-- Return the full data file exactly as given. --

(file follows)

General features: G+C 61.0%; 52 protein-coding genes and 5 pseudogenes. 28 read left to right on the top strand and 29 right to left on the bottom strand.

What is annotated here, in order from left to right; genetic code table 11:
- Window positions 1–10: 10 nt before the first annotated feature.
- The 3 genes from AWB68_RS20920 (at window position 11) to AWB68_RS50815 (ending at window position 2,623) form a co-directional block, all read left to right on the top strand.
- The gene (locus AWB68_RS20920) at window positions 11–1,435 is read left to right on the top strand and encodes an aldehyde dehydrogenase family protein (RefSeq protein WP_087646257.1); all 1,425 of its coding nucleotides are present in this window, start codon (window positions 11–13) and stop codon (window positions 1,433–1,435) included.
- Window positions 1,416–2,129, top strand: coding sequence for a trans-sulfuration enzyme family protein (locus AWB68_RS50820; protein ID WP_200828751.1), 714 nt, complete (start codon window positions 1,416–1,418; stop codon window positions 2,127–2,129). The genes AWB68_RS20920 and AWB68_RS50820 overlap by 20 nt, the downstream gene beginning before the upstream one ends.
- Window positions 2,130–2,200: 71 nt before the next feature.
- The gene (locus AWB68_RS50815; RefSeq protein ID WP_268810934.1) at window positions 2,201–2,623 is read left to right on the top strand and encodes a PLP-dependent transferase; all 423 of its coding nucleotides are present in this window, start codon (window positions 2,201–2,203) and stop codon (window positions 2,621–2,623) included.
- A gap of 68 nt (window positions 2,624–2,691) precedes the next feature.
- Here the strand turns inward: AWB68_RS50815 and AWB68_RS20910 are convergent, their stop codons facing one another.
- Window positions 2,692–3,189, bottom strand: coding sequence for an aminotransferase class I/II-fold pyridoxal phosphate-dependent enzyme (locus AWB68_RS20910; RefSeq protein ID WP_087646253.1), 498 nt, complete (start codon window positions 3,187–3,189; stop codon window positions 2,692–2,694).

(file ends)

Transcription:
General features: G+C 61.0%; 52 protein-coding genes and 5 pseudogenes. 28 read left to right on the top strand and 29 right to left on the bottom strand.

What is annotated here, in order from left to right; genetic code table 11:
- Window positions 1–10: 10 nt before the first annotated feature.
- The 3 genes from AWB68_RS20920 (at window position 11) to AWB68_RS50815 (ending at window position 2,623) form a co-directional block, all read left to right on the top strand.
- The gene (locus AWB68_RS20920) at window positions 11–1,435 is read left to right on the top strand and encodes an aldehyde dehydrogenase family protein (RefSeq protein WP_087646257.1); all 1,425 of its coding nucleotides are present in this window, start codon (window positions 11–13) and stop codon (window positions 1,433–1,435) included.
- Window positions 1,416–2,129, top strand: coding sequence for a trans-sulfuration enzyme family protein (locus AWB68_RS50820; protein ID WP_200828751.1), 714 nt, complete (start codon window positions 1,416–1,418; stop codon window positions 2,127–2,129). The genes AWB68_RS20920 and AWB68_RS50820 overlap by 20 nt, the downstream gene beginning before the upstream one ends.
- Window positions 2,130–2,200: 71 nt before the next feature.
- The gene (locus AWB68_RS50815; RefSeq protein ID WP_268810934.1) at window positions 2,201–2,623 is read left to right on the top strand and encodes a PLP-dependent transferase; all 423 of its coding nucleotides are present in this window, start codon (window positions 2,201–2,203) and stop codon (window positions 2,621–2,623) included.
- A gap of 68 nt (window positions 2,624–2,691) precedes the next feature.
- Here the strand turns inward: AWB68_RS50815 and AWB68_RS20910 are convergent, their stop codons facing one another.
- Window positions 2,692–3,189, bottom strand: coding sequence for an aminotransferase class I/II-fold pyridoxal phosphate-dependent enzyme (locus AWB68_RS20910; RefSeq protein ID WP_087646253.1), 498 nt, complete (start codon window positions 3,187–3,189; stop codon window positions 2,692–2,694).